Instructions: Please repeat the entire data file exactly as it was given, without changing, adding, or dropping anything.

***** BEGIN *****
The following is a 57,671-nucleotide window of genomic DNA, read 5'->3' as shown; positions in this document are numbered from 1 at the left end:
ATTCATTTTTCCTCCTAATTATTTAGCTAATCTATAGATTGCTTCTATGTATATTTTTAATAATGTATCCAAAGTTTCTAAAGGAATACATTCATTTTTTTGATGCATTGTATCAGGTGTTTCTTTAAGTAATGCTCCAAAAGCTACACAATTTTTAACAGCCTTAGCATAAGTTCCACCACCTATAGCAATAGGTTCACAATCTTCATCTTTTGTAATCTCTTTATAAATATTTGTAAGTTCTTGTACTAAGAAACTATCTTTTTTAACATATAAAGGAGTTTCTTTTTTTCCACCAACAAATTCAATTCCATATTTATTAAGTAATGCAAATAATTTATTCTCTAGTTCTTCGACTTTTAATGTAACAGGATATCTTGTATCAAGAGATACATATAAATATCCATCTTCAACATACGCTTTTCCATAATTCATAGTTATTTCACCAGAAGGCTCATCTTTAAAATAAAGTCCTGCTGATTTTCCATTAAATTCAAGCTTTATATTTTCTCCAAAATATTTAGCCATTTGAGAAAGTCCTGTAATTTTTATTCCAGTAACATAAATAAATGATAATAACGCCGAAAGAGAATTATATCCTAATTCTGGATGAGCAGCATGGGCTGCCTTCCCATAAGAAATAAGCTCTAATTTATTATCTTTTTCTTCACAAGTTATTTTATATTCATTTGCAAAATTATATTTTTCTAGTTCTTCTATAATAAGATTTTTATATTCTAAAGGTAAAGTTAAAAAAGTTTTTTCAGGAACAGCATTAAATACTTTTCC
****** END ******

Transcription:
The following is a 57,671-nucleotide window of genomic DNA, read 5'->3' as shown; positions in this document are numbered from 1 at the left end:
ATTCATTTTTCCTCCTAATTATTTAGCTAATCTATAGATTGCTTCTATGTATATTTTTAATAATGTATCCAAAGTTTCTAAAGGAATACATTCATTTTTTTGATGCATTGTATCAGGTGTTTCTTTAAGTAATGCTCCAAAAGCTACACAATTTTTAACAGCCTTAGCATAAGTTCCACCACCTATAGCAATAGGTTCACAATCTTCATCTTTTGTAATCTCTTTATAAATATTTGTAAGTTCTTGTACTAAGAAACTATCTTTTTTAACATATAAAGGAGTTTCTTTTTTTCCACCAACAAATTCAATTCCATATTTATTAAGTAATGCAAATAATTTATTCTCTAGTTCTTCGACTTTTAATGTAACAGGATATCTTGTATCAAGAGATACATATAAATATCCATCTTCAACATACGCTTTTCCATAATTCATAGTTATTTCACCAGAAGGCTCATCTTTAAAATAAAGTCCTGCTGATTTTCCATTAAATTCAAGCTTTATATTTTCTCCAAAATATTTAGCCATTTGAGAAAGTCCTGTAATTTTTATTCCAGTAACATAAATAAATGATAATAACGCCGAAAGAGAATTATATCCTAATTCTGGATGAGCAGCATGGGCTGCCTTCCCATAAGAAATAAGCTCTAATTTATTATCTTTTTCTTCACAAGTTATTTTATATTCATTTGCAAAATTATATTTTTCTAGTTCTTCTATAATAAGATTTTTATATTCTAAAGGTAAAGTTAAAAAAGTTTTTTCAGGAACAGCATTAAATACTTTTCC